My friends on Facebook are pointing to Warren Buffett’s release of his tax returns (nytimes) as (1) proof that Donald Trump was lying when he said that Buffett avoids taxes, and (2) proof that Buffett, a Hillary Clinton supporter, is doing his fair share to keep the government’s cash bonfire going. Buffett reported an income of $11.6 million and taxes paid of $1.85 million. None of my friends, in celebrating this data release, questioned how the world’s third-richest person had the same income as a successful dermatologist (e.g., one who owns a laser hair removal clinic).
Let’s put this tax payment into context. Forbes says Buffett has $65 billion. Thus $1.85 million is 1/35135th of his total wealth. That’s equivalent to a millionaire paying $28 in tax, e.g., a portion of the sales tax on a new iPhone, as her entire tax for the year.
Perhaps you are thinking that Berkshire Hathaway pays corporate taxes on its income and therefore that Buffett pays additional federal taxes indirectly? Barron’s says no:
HOW MUCH TAX is Warren Buffett able to avoid by fixing Berkshire’s dividend at zero? The dividend yield of the Standard & Poor’s 500 is about 2%. The price/earnings ratio of the S&P 500 is about 18. Thus, for the S&P 500, approximately 30% of earnings are paid out to shareholders. These dividends are taxable at a current maximum rate of 23.8%.
If Berkshire followed the average of the S&P 500, it would have paid out about $6 billion in dividends in 2014, and Buffett’s share would have been about $1.2 billion.
FOR 2014, BERKSHIRE ITSELF recorded a provision for $7.9 billion in taxes, most of which was “deferred.” In fact Berkshire, like many other companies, is able to defer much of its taxes, in its case $61 billion. This is money it acknowledges it owes the government but has yet to pay.
Deferred tax liabilities are the difference between taxes that will come due in the future and what the company owes today. Accounting rules require this difference to be recognized as a liability, but it ultimately acts as a sort of “float” that the government allows companies in the midst of an acquisition—which Berkshire almost always is.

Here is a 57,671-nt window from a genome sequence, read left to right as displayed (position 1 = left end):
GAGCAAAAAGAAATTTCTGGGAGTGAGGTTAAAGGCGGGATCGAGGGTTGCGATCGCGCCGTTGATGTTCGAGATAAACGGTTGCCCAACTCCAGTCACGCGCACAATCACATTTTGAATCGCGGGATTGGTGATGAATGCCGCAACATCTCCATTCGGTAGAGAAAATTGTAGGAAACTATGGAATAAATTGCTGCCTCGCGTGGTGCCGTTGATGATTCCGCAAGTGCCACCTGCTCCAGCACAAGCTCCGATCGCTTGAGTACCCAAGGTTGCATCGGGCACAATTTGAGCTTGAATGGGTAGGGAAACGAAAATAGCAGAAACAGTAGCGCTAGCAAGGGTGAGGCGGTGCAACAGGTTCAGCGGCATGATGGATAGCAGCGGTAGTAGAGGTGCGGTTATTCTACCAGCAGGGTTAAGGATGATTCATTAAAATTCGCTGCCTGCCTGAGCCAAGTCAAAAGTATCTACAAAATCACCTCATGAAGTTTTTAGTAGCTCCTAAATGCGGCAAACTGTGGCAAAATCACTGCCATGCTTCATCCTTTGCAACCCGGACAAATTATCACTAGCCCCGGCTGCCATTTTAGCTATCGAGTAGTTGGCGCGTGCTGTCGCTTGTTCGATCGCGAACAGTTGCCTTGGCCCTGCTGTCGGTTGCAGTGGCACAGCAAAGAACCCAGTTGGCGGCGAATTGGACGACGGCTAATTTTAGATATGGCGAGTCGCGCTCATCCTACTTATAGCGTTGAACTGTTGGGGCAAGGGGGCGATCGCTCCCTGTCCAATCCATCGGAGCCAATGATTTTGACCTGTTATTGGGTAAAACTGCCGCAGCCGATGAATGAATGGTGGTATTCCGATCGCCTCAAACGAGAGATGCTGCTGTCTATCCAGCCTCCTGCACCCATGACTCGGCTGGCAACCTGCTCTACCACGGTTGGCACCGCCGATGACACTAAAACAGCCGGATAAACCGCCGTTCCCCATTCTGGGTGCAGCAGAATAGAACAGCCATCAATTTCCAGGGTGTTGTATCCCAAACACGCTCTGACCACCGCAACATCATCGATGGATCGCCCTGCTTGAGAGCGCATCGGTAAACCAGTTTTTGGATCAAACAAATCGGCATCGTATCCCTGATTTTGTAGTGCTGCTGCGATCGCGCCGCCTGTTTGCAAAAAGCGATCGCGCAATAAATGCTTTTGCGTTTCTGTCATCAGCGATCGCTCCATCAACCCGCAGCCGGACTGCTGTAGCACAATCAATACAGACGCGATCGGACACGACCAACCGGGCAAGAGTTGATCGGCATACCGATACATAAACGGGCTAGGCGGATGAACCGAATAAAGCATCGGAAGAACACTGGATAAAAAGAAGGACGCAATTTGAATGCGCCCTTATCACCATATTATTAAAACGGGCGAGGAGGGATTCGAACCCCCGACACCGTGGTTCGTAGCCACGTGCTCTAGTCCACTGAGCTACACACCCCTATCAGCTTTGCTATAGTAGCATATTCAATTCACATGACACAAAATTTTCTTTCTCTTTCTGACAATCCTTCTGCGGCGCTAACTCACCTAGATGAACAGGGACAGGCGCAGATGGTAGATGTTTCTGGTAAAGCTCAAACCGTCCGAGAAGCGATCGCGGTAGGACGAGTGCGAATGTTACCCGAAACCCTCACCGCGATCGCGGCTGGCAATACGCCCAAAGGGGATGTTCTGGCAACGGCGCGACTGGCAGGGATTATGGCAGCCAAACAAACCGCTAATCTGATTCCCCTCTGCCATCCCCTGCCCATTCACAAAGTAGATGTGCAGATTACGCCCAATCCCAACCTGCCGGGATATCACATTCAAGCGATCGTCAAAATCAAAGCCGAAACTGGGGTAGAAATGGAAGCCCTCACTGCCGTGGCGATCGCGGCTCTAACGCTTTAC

In 2012, the year before it was acquired for $28 billion by Berkshire (and a Brazilian partner), H.J. Heinz paid more than $600 million in dividends. Those dividends were taxed and provided revenue to the U.S. Treasury. After the acquisition, the dividends stopped. Tax revenue from those dividends stopped.
In 2010, the year before it was acquired by Berkshire for $9 billion, Lubrizol paid $90 million in dividends. After the acquisition, the dividends stopped, as did tax revenue on the dividends.
In 2009, the year before it was acquired by Berkshire for $44 billion, Burlington Northern Santa Fe paid $546 million in dividends. After the acquisition, the dividends stopped, as did tax revenue on the dividends.
LAST YEAR, Berkshire entered into what became known as a “cash-rich split-off” that, according to the New York Times, might have allowed it to avoid $1 billion in taxes. Berkshire traded its stock in Procter & Gamble, which carried a low cost basis of $336 million, for P&G’s Duracell unit plus $1.7 billion in cash, a total value of $4.7 billion. The point was to reduce capital-gains taxes that would have been due on a sale of Berkshire’s P&G stock.
It seems that Buffett and his businesses are serial deprivers of tax revenue to the U.S. Treasury. Yet that does not deter him from loudly advocating higher income tax rates for others.
Could Buffett be required to pay more?
Now consider Section 531 of the Internal Revenue Code, which imposes a 20% tax on the accumulated but undistributed income of a corporation. And Section 532 of the Code states that the tax shall apply to “every corporation…availed of for the purpose of avoiding of the income tax with respect to its shareholders…by permitting earnings and profits to accumulate instead of being divided or distributed.”
The Buffett Loophole and the Berkshire Model provide clear examples of the purpose of Sections 531 and 532. Buffett and Berkshire are accomplishing precisely what the code is trying to prevent: shareholders getting away without paying taxes.
Enforcement of these two sections has been sporadic, subject to the judgment of the Internal Revenue Service. An official commentary on the code, Federal Tax Coordinator 2d, D-3003, states that, for enforcement of the accumulated-earnings tax, “Congress did not want the taxing authorities second-guessing the responsible managers of corporations as to whether and to what extent profits should be distributed or retained, unless the taxing authorities were in a position to prove their position was correct.”
CAN THE IRS CONTEND that Berkshire’s purchase of Duracell was not essential for its Heinz holding, for its Burlington Northern Santa Fe railroad, or for its core insurance businesses? Of course.
Can the IRS see that by looking the other way it has unreasonably feathered Buffett’s nest, allowing him to avoid paying reasonable taxes? Of course it can. It chooses not to see anything.
Apparently he could, but not if he has good friends in Washington, D.C.